Electoral hold-up in Albania




The two dominant parties on the Albanian electoral scene, the Democratic Party of Prime Minister Sali Berisha and the Socialist Party are organising a veritable electoral hold-up.  This is occurring against a background of total indifference on the part of a Europe which once again shows it has a short memory and risks paying the price …


Two weeks ago, we published on this site an analysis of the reforms of the electoral code which have been underway for several months and which, in our view, weaken democracy. Let us briefly summarize them again: what is at issue is the plan to introduce proportional regional elections (with variation of the threshold permitting the election of a deputy between one electoral district and another),  to ‘de-personalize’ the vote (one will now choose a party instead of a candidate),  to oblige the parties to line up at least 140 candidates (70 in the context of a coalition) and to place the ‘Central Electoral Commission’ within the responsibility of the Ministry of Internal Affairs.


Some of these reforms would be questionable even in the ‘old’ democracies. In a country which has recently become democratic, which has experienced phases of great violence, which is prey to vote-catching and corruption and which is undergoing difficult economic and social conditions, they are purely and simply catastrophic. In fact, as we wrote, what we have here is nothing less than the determination of the two dominant parties to eliminate all competition by eliminating the small parties which do not pay allegiance to them and so to share power between themselves in the years to come.


Alas, the succession of events since then has proven us right. Several days ago, the DP and the SP tailored a Central Electoral Commission to measure, taking for themselves the majority of the seats. Thus, in a commission which has seven members, two will be designated by the DP and two by the SP, while two will be nominated by the small parties but must be approved by the full assembly (which means that these seats will be reserved for the satellites of the dominant parties) and the seventh will be … chosen by consensus between the DP and the SP.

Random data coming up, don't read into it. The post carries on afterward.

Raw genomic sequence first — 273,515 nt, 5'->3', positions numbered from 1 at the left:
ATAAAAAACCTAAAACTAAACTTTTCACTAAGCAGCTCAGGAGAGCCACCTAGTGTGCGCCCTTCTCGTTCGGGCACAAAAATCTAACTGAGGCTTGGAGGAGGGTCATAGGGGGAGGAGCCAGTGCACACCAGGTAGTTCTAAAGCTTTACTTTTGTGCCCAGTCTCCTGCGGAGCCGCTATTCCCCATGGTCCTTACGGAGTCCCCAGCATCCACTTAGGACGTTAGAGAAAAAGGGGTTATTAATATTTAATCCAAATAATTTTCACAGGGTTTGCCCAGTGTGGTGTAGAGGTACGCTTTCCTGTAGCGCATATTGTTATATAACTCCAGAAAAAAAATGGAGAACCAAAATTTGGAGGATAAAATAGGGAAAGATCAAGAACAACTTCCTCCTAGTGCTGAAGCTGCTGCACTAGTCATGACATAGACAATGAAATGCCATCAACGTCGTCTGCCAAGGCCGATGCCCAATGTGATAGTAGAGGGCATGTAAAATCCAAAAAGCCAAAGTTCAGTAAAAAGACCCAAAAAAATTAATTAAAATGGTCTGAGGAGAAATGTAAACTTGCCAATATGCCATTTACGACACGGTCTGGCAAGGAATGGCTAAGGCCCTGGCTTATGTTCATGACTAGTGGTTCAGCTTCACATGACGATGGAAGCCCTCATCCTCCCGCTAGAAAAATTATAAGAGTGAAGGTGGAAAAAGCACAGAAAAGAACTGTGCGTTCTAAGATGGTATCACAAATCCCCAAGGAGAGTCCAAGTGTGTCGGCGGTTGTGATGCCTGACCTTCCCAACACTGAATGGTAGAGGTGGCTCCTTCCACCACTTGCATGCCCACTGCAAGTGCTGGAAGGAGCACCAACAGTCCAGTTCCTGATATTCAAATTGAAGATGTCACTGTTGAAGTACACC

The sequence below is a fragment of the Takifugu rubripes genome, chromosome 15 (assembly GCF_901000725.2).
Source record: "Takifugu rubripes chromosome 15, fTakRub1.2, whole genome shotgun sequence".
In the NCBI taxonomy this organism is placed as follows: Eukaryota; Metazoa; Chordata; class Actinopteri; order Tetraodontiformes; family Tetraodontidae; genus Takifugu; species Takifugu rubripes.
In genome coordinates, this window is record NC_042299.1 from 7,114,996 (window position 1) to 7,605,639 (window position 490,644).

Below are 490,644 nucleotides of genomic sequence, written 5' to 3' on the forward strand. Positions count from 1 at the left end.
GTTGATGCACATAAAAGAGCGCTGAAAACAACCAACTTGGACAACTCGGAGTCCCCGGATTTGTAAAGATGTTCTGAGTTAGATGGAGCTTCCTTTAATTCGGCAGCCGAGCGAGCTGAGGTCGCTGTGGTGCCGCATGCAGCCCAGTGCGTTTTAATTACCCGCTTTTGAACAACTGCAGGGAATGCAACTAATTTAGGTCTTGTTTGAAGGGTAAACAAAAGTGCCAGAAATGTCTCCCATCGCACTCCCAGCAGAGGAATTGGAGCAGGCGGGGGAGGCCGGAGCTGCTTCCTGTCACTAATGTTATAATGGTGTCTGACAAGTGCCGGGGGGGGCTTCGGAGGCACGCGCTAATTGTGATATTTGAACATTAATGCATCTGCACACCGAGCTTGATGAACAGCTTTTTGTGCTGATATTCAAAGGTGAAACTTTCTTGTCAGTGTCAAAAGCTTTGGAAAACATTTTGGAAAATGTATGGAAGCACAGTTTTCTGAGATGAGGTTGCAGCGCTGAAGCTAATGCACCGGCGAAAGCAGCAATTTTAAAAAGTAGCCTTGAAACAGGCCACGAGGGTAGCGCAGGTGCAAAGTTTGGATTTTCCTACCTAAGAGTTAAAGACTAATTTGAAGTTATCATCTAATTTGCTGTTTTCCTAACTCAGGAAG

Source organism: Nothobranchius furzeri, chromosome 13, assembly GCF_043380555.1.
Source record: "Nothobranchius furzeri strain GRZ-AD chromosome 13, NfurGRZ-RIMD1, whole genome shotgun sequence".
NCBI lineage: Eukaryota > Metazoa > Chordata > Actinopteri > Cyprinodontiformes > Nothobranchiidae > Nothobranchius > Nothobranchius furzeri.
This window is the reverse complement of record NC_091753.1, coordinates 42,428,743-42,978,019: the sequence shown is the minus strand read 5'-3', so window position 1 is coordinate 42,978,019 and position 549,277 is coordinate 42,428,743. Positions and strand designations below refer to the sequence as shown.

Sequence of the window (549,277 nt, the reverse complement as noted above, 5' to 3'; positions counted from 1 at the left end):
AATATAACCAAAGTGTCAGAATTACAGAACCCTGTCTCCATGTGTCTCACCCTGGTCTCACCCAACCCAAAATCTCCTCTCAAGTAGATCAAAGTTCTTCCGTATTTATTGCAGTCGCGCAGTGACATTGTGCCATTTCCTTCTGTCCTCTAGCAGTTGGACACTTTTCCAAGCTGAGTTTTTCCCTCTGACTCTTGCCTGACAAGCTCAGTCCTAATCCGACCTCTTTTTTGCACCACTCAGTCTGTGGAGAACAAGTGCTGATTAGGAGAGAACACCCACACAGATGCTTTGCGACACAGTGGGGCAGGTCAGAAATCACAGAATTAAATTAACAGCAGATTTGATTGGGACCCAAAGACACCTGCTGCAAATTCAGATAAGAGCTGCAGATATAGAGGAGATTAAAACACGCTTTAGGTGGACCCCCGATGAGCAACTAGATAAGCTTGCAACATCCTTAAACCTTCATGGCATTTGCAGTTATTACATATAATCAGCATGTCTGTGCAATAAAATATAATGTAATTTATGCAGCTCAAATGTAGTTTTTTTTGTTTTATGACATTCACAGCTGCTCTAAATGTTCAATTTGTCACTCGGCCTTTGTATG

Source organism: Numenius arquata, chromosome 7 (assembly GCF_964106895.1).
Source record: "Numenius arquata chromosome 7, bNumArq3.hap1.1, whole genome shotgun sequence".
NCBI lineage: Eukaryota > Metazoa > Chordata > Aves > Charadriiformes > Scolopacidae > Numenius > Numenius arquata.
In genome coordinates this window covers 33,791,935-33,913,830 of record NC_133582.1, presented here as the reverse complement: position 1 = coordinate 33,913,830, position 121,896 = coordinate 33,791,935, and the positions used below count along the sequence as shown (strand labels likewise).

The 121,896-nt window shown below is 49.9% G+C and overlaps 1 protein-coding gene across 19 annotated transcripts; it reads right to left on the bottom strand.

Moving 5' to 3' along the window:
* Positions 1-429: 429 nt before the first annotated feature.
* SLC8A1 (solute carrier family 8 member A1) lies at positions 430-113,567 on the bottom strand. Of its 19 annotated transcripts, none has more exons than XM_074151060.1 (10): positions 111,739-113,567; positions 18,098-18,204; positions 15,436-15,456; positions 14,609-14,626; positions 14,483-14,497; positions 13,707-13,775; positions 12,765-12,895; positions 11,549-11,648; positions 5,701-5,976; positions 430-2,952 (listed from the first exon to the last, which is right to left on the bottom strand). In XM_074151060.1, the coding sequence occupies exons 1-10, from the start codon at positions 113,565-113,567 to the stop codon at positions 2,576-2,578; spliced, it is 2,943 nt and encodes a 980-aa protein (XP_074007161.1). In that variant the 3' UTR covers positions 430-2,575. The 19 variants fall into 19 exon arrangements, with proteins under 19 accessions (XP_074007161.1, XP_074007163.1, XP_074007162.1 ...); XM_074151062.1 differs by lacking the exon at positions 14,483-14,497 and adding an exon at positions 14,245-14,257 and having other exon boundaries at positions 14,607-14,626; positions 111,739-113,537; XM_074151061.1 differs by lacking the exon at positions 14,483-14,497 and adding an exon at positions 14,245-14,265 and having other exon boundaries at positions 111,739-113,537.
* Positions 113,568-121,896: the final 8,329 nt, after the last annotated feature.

One of the first consequences of this decision will be that the LSI (Socialist Movement for Integration), a pro-European Social Democratic group which is today the main force of the independent opposition, will be purely and simply excluded from the Commission. This is not unimportant when one knows in addition that the LSI is led by Ilir Meta, who was the Prime Minister from October 1999 to February 2002, then Minister of Foreign Affairs and Deputy Prime Minister and that all observers agree that his tenure in office was a time when the country made the greatest advances.  


Two remarks have to be made. First, two parties which together do not represent the majority of the voters are trying to monopolize local political life. Next, and what is more serious, these two parties have been involved, whether from near or from far, in all the corruption scandals that have tarnished the political life of this small country, in particular during the past five years. Some of these scandals have had worldwide repercussions, such as a dismal affair of trafficking in Chinese arms for Afghanistan, which was exposed in March after an ‘accident’ that cost the lives of many dozens of persons and wounded nearly 300 others.  


One should also remember that the principal inspirer and owner of the reform, the ‘democrat’ and present Prime Minister Sali Berisha was a former official in Communist Albania and was President of the Republic in March 1997 when the ‘pyramid scandal’ broke – a gigantic affair of corruption (already then!) which ruined the population and pushed the country towards chaos and civil war. Approximately two thousand Albanians were killed in several weeks of clashes. The United States, Italy and Germany had to stage the evacuation of foreign citizens and the situation of Albania was compromised for a long time. 


Today Europe seems to want to allow the same man to play God once again.  What will be the price to pay this time?



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